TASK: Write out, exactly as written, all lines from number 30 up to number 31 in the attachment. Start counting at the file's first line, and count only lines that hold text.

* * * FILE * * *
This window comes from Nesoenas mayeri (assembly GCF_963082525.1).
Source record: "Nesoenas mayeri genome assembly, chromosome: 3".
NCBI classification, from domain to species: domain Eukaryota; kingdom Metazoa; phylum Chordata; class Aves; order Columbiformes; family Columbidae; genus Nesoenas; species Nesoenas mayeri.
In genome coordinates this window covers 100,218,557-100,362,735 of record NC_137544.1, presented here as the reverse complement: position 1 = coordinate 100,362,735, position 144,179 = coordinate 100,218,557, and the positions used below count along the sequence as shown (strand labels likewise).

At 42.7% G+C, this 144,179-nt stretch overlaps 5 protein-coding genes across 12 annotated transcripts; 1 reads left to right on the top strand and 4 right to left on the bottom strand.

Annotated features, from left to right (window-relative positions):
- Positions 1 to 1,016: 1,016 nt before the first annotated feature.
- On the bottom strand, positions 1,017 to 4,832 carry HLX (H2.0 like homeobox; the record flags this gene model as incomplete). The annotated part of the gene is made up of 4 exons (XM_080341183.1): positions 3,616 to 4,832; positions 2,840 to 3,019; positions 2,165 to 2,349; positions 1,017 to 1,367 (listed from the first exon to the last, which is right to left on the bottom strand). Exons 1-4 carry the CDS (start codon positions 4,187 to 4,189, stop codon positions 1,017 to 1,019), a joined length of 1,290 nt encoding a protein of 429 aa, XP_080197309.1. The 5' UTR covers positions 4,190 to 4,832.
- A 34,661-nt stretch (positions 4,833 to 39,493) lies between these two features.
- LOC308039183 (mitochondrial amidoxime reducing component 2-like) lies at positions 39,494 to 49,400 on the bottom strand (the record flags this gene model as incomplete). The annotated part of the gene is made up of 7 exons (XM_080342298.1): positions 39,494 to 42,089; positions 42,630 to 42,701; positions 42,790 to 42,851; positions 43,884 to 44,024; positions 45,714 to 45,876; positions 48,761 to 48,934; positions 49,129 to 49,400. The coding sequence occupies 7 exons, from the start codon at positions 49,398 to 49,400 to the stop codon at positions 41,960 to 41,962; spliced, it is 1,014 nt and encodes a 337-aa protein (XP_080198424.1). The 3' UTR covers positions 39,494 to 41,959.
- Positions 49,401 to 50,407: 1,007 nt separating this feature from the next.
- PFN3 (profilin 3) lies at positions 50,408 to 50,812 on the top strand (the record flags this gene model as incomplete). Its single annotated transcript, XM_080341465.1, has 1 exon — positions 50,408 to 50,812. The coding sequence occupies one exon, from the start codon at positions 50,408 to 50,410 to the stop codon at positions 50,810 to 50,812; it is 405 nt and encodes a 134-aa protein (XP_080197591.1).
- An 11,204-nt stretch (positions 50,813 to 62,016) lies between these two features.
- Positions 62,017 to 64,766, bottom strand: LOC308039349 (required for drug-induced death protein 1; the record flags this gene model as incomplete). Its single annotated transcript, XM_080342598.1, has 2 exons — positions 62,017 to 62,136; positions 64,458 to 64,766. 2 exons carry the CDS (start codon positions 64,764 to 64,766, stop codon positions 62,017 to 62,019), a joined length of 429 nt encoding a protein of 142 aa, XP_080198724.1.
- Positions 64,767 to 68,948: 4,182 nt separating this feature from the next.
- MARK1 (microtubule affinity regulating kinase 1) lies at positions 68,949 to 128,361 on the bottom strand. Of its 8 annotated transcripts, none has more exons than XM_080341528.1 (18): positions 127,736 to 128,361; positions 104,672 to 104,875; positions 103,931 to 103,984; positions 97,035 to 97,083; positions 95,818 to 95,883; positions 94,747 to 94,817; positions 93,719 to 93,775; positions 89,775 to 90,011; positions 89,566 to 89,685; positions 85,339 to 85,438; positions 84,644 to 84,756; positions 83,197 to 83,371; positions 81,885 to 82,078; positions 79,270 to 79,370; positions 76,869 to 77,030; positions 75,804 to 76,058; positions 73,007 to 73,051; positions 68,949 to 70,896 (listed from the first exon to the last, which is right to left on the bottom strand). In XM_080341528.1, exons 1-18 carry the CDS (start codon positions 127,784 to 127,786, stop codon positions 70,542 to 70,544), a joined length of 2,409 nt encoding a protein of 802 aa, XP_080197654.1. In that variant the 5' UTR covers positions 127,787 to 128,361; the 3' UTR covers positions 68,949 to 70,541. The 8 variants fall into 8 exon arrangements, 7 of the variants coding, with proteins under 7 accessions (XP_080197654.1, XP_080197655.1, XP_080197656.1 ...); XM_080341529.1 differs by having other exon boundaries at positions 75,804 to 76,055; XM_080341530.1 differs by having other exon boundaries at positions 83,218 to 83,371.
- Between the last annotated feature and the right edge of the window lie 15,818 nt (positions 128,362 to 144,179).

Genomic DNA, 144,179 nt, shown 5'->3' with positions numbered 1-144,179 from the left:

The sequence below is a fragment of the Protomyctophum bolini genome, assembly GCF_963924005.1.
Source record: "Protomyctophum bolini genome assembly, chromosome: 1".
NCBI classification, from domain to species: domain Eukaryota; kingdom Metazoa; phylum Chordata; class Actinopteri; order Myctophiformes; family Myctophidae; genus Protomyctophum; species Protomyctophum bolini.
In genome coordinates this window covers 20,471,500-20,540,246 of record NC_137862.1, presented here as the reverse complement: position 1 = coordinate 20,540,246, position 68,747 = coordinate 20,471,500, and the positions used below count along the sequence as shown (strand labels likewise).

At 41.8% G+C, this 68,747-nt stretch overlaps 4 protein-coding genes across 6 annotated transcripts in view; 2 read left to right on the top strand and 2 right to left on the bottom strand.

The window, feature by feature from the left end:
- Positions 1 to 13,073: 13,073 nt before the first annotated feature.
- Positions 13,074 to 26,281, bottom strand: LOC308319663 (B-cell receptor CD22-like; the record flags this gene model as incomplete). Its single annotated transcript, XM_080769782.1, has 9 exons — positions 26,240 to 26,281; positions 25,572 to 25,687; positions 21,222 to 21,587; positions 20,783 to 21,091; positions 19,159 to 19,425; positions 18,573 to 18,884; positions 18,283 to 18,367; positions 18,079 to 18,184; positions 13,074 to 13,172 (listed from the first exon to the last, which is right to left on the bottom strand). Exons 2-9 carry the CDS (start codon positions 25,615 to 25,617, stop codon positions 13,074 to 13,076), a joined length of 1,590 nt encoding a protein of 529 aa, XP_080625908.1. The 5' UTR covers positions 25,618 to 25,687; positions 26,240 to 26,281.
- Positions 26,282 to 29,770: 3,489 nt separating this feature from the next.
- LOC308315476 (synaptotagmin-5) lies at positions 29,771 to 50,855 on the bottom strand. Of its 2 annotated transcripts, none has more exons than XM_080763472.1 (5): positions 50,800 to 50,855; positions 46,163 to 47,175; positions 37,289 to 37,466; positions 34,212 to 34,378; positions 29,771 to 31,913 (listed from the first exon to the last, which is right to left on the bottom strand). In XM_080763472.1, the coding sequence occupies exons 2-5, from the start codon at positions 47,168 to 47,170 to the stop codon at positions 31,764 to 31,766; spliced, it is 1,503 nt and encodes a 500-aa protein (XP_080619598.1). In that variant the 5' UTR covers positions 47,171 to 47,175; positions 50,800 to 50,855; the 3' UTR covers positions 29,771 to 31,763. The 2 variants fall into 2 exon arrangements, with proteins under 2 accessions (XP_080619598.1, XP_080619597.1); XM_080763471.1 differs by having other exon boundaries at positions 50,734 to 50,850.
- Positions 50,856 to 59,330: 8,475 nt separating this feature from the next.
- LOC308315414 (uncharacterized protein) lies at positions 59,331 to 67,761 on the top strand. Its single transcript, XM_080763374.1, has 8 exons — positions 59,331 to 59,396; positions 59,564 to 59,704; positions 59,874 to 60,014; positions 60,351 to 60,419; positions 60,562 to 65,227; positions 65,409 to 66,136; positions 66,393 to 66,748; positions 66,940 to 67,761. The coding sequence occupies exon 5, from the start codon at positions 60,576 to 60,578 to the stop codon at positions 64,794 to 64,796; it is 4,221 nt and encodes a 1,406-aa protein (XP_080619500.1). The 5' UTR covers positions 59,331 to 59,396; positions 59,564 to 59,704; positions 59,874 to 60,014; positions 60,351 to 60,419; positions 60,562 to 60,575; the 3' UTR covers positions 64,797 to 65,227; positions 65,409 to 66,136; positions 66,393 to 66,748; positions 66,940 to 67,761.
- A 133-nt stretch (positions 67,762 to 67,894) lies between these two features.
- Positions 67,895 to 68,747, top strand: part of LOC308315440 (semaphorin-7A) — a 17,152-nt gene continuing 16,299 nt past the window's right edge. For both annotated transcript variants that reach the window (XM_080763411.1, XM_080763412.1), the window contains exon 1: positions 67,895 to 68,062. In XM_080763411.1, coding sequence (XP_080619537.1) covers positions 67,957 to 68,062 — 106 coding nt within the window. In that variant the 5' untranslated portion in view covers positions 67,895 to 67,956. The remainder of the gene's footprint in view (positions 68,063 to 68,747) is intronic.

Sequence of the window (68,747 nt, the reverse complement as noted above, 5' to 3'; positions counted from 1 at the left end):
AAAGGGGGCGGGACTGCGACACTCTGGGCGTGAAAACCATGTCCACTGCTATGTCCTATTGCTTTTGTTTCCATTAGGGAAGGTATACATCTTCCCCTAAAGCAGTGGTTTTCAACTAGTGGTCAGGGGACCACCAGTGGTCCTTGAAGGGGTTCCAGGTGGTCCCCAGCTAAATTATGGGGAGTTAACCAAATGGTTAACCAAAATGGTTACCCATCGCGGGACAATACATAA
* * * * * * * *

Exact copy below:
- LOC308315414 (uncharacterized protein) lies at positions 59,331 to 67,761 on the top strand. Its single transcript, XM_080763374.1, has 8 exons — positions 59,331 to 59,396; positions 59,564 to 59,704; positions 59,874 to 60,014; positions 60,351 to 60,419; positions 60,562 to 65,227; positions 65,409 to 66,136; positions 66,393 to 66,748; positions 66,940 to 67,761. The coding sequence occupies exon 5, from the start codon at positions 60,576 to 60,578 to the stop codon at positions 64,794 to 64,796; it is 4,221 nt and encodes a 1,406-aa protein (XP_080619500.1). The 5' UTR covers positions 59,331 to 59,396; positions 59,564 to 59,704; positions 59,874 to 60,014; positions 60,351 to 60,419; positions 60,562 to 60,575; the 3' UTR covers positions 64,797 to 65,227; positions 65,409 to 66,136; positions 66,393 to 66,748; positions 66,940 to 67,761.
- A 133-nt stretch (positions 67,762 to 67,894) lies between these two features.